The Internet is a wonderful tool. Outside of the human brain, it is undoubtedly the greatest resource of its kind that the world has ever known. It connects us to knowledge and information, and it connects us to each other. You know how important the Internet is when it’s down for even the shortest of times.
The Internet is also the world’s greatest weapon of mass distraction. It is books, magazines, pictures, news, sporting events, television, movies, the virtual water cooler, and much more all rolled up into one super distraction.
It can monopolize a salesperson’s time. It can distract them from their most important tasks and their most important outcomes.
Some companies and some managers, even at this late day and age, have decided that to prevent their salespeople from being distracted, they must ban the Internet, or parts of the Internet.
This is the wrong approach.
Futility Is Her Name
First, even if you eliminate or forbid the use of the Internet by turning it off, by blocking certain sites, or by a management edict, you will fail.
If you are in management, it shouldn’t surprise you to learn that your salespeople have smart phones, iPads, tablet computers, and laptops equipped with wireless cards (some of which they pay for themselves). You can turn it off, block it, or ban it, but you cannot prevent the Internet from entering your building or from being a distraction to your salespeople.
Live with it.
Second, depriving your salespeople of the Internet is to deprive them of a critical sales resource.
The Internet, including even social media sites, is a source of information. It is a tool that enables a salesperson to identify and communicate with their dream clients. It is a tool for sharing value-creating ideas with their dream clients (and your paying clients).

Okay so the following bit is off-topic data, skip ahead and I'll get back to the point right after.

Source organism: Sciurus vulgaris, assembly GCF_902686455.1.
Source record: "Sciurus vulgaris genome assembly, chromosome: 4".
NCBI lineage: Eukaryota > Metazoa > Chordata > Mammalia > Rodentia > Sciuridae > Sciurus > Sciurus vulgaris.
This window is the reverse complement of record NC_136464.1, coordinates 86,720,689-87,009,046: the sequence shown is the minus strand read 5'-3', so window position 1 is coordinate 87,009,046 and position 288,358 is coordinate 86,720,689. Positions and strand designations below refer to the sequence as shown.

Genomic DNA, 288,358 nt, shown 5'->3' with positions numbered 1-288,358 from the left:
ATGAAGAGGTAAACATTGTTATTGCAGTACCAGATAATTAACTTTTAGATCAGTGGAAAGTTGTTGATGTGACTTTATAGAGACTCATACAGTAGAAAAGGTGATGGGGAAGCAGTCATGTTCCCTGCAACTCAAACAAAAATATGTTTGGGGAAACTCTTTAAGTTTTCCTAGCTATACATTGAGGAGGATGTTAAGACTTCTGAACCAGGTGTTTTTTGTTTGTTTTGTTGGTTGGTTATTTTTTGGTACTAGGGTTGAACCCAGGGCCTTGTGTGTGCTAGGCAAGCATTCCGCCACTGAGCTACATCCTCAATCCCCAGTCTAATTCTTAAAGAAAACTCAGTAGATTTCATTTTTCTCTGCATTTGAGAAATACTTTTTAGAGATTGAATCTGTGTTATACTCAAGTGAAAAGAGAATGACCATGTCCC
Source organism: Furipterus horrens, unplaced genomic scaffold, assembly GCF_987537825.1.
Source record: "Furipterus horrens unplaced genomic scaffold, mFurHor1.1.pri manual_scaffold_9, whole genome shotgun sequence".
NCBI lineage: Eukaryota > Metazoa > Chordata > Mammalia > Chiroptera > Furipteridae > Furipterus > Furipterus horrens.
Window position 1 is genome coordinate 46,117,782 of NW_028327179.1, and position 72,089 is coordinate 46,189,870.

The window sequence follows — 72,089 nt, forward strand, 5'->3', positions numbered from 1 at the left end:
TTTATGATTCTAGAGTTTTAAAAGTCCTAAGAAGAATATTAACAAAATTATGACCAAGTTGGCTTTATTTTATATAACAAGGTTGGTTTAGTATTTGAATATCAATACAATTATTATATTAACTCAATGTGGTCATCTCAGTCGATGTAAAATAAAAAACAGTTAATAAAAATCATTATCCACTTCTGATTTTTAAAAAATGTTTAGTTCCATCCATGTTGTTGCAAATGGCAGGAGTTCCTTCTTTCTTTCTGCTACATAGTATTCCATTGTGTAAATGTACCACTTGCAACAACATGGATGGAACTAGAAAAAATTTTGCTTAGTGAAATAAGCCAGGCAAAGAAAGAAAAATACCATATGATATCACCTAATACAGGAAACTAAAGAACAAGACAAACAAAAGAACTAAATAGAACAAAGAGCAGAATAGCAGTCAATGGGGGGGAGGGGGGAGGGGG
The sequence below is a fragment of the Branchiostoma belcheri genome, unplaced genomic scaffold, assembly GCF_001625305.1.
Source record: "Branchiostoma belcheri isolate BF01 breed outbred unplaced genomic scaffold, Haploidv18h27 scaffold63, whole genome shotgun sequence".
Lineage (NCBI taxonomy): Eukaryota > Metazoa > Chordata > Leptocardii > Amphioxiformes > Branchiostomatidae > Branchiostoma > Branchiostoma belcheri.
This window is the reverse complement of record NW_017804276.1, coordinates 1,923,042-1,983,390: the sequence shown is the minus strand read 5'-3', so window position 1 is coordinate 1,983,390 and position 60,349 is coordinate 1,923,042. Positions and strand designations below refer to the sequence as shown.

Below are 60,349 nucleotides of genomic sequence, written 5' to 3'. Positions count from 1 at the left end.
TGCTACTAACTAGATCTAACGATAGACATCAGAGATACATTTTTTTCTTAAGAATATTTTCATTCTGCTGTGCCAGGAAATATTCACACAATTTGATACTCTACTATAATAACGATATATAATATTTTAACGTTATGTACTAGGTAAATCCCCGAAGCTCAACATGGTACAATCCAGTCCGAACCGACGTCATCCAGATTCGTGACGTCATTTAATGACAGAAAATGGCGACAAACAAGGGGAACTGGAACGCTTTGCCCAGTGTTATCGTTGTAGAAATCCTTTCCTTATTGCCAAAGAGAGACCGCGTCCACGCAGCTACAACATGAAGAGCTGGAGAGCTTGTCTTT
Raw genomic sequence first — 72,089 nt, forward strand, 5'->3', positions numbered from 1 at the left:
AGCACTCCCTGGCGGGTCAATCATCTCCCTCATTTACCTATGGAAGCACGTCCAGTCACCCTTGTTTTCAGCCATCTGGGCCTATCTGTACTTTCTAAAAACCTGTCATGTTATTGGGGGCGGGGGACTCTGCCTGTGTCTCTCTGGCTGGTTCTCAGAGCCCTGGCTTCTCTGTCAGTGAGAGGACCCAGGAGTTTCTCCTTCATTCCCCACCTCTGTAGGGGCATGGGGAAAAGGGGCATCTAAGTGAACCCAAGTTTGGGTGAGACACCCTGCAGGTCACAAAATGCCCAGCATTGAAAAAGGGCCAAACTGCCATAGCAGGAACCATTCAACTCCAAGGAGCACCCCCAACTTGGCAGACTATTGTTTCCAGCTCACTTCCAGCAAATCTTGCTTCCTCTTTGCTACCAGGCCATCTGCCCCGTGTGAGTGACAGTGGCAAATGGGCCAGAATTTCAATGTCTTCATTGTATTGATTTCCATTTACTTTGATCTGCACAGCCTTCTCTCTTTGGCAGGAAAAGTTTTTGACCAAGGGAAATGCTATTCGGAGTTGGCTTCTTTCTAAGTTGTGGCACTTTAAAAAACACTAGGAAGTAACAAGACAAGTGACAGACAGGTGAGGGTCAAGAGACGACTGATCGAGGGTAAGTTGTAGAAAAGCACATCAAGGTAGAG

My friend Charlie Green says that if you have to trust but verify, then you don’t really trust.
The web allows salespeople to chat with their peers about business in real time. And yes, it is a potential distraction. But there are better ways to prevent wasted time.
Treating Something More Than the Presenting Problem
Salespeople that waste their time being distracted by the Internet are certainly to blame for their own behavior. They lack the self-discipline to keep the commitments that they make to themselves and to others. (Note: I am not talking about the responsible use of the Internet, like, say, reading this blog). They lack the focus and the ability to give their job their full attention. That’s all under their control.
The presenting problem is wasted time. The underlying problem isn’t that they are distracted; distractions have always existed and always will exist. Instead of eliminating or forbidding the Internet, treat the underlying problem.
The underlying problem may be that you made a poor hiring decision.
Or it might be that your people need a greater mission, one in which the Internet would be a tool and not a distraction.
They might need to know and understand how what they do is important to the company and to the clients you serve.
They might need to understand why time is of the essence and how important they are to the mission.
Why is the Internet the weapon of mass distraction?
Why is the reaction to wasted time the forbidding of the distractions?
Wasted time is presenting problem. What are the underlying problems that lead to wasted time?
How do you avoid the sexy distractions that beg for your attention?
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"In The Lost Art of Closing, Anthony proves that the final commitment can actually be one of the easiest parts of the sales process—if you’ve set it up properly with other commitments that have to happen long before the close. The key is to lead customers through a series of necessary steps designed to prevent a purchase stall."
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